With more than 15 million Uber trips happening daily across 700 cities and six continents worldwide, the core systems powering the Uber platform must be both scalable and reliable—a daunting ask for any engineering organization. Uber has more than a dozen global engineering sites, including several in Europe, that bring unique expertise and experiences to our technical teams and enable us to deliver innovative solutions on a global scale.
On June 13, 2019, Uber Engineering hosted a day-long event dedicated to showcasing the technologies created by our European technical teams. During the showcase, members of our Aarhus, Denmark, Amsterdam, Netherlands, Sofia, Bulgaria, and Vilnius, Lithuania offices presented on how they build products that empower safe, reliable, and seamless transportation for millions of users.
The event featured keynote presentations and lightning tech talks delivered by members of our engineering, product, data science, and design teams, and a panel discussion with members of the European tech community. The day closed with a networking session for Uber employees and attendees who connected over their experiences in Europe’s burgeoning technology communities.
Read on for more about the event, and be sure to check out our highlights reel, below:
Keynote: Growing Uber Engineering in Europe
Uber Engineering’s European teams build many of the systems that make our global operations scalable and reliable, powering over 15B cumulative trips–enough to total 55,000 roundtrips to the moon!—on our platform. Engineering Director and Uber Aarhus Engineering Site Lead, Steffen Grarup, delivered the day’s keynote. During his presentation he discussed the history of Uber’s European engineering teams, highlighting flagship technical moments since he joined the company over five years ago, and shared his excitement for the future of our engineering organization as we continue to expand our lines of business at scale.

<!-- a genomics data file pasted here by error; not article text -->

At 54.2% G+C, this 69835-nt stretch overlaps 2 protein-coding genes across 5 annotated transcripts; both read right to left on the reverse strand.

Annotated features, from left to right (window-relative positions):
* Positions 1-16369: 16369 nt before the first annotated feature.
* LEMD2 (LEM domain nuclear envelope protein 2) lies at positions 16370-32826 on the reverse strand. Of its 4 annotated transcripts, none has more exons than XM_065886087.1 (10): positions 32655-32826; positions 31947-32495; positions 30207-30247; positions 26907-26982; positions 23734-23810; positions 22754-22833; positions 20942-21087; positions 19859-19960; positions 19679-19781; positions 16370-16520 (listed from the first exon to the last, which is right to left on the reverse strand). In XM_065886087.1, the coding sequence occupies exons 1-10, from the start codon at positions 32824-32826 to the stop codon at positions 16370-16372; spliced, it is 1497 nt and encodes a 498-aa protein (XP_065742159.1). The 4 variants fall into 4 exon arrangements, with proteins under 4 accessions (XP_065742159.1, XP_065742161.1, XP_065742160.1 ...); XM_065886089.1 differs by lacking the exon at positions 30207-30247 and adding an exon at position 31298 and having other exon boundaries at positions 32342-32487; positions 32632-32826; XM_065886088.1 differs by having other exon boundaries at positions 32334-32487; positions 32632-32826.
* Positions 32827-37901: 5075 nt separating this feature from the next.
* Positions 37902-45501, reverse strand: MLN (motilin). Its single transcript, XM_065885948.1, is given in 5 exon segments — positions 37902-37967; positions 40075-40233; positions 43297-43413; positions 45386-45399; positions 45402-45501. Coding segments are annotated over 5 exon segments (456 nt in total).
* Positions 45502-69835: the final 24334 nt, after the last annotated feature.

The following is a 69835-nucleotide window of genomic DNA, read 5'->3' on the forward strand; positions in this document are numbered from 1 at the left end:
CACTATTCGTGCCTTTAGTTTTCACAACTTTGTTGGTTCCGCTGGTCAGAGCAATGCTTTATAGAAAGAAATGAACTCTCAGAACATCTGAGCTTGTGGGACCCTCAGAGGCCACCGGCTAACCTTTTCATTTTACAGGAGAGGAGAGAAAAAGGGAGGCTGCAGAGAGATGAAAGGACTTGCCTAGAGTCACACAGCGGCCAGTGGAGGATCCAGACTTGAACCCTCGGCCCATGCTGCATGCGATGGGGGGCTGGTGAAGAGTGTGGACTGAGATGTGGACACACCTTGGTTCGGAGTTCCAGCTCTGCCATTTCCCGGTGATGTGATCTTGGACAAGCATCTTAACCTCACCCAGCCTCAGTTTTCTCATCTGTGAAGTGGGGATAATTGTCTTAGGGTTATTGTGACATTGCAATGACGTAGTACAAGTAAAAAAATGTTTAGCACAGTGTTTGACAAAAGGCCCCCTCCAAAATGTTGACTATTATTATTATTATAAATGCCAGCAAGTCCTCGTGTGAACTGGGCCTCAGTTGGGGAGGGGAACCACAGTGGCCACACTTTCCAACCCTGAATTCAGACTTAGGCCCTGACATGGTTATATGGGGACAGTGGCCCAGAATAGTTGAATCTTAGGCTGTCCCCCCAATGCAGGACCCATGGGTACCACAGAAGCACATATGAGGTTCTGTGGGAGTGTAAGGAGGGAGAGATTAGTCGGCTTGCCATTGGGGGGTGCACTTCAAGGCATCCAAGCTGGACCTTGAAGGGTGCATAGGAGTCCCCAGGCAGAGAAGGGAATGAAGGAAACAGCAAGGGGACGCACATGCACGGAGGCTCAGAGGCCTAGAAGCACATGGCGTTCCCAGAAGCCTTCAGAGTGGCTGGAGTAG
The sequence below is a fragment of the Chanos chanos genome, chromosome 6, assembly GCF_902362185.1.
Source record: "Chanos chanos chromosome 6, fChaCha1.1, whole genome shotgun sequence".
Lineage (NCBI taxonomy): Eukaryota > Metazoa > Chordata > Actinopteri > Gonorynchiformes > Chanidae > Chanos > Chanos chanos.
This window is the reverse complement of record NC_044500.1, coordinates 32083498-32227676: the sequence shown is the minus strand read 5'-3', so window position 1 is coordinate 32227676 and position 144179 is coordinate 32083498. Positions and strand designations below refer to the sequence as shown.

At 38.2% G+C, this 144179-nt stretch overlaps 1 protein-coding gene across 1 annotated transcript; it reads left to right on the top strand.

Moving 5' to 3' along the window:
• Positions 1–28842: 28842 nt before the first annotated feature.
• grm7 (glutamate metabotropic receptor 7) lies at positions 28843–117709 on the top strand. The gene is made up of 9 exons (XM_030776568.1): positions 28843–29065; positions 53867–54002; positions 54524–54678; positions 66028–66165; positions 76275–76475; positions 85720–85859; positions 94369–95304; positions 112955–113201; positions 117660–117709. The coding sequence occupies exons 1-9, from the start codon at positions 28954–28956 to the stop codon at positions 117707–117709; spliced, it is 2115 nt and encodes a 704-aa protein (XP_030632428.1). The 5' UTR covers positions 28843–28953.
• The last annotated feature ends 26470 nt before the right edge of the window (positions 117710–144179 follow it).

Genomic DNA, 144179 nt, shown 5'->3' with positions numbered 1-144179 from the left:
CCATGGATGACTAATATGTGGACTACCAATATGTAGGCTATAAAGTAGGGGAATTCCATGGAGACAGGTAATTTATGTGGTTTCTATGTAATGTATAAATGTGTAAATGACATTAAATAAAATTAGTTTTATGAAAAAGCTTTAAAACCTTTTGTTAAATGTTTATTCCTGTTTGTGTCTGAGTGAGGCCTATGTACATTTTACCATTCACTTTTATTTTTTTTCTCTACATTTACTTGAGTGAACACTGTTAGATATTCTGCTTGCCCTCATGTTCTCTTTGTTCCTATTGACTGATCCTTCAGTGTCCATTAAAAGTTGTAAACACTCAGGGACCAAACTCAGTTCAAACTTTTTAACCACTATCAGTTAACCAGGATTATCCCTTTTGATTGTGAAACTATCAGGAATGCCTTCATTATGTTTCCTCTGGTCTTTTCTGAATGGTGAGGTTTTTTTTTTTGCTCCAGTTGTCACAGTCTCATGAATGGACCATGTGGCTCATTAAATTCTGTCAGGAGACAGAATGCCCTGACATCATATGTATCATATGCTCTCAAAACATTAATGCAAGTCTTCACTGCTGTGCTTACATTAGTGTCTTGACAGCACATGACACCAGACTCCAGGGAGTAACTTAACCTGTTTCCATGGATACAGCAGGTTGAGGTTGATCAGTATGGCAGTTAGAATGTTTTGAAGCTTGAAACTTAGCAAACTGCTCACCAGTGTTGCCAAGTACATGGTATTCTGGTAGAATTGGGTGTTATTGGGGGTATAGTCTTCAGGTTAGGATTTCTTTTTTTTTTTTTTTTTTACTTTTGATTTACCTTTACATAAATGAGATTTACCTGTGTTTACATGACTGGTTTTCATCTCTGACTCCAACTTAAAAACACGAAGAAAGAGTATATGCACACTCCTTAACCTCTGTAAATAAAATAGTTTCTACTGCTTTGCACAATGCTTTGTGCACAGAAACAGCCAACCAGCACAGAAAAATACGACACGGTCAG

Scaling Payments Across the World: From Cash to Apple Pay
As Uber expands to serve new markets and transportation modalities, the Uber platform must adapt to meet the payment needs of our growing customer base. In this presentation, Amsterdam’s lead Sr. Product Manager, Ebi Atawodi, discussed how we seamlessly implement and on the Uber platform, from building out cash functionality in India in 2016 to integrating with Apple Pay, Venmo, and other digital payment options across the world. Now, since a significant portion of Uber’s global trips are paid for in cash, the cross-functionality of our engineering, product management, user experience, and operations teams are more important than ever.
Building a Front-end Ecosystem at Uber
To create a unified and flexible platform for our diverse suite of internal marketing tools, our Uber Amsterdam AdTech Engineering team needed to build customized front-end architecture that weaved together a fabric of existing microservices. During this tech talk, Amsterdam engineering manager Simon Galkov and engineer Vladimir Milenko shared best practices for building a front-end ecosystem through the lens of our AdTech platform for internal marketing teams.
Reliable Builds at Uber: The Future is Distributed
As Uber grows, so too does the amount of code pushed to our codebase and the time it takes to produce builds through continuous integration. In this talk, engineer Simon Soriano from the Developer Platform team discussed how Uber ensures the reliability and ease of builds using horizontal scaling in a distributed system, reducing build times and increasing automation through tooling.
Under the Hood of Uber’s Payment Profile Storage Platform
With 30 ways to pay on the Uber platform, it’s important that our engineering teams build technologies to ensure the security, compliance, and accessibility of payment information regardless of how users choose to pay for Uber services. During this presentation, engineer Caroline Van den Hauwe discussed how we rebuilt our payments storage system to increase flexibility through new schemas and a re-designed legacy store.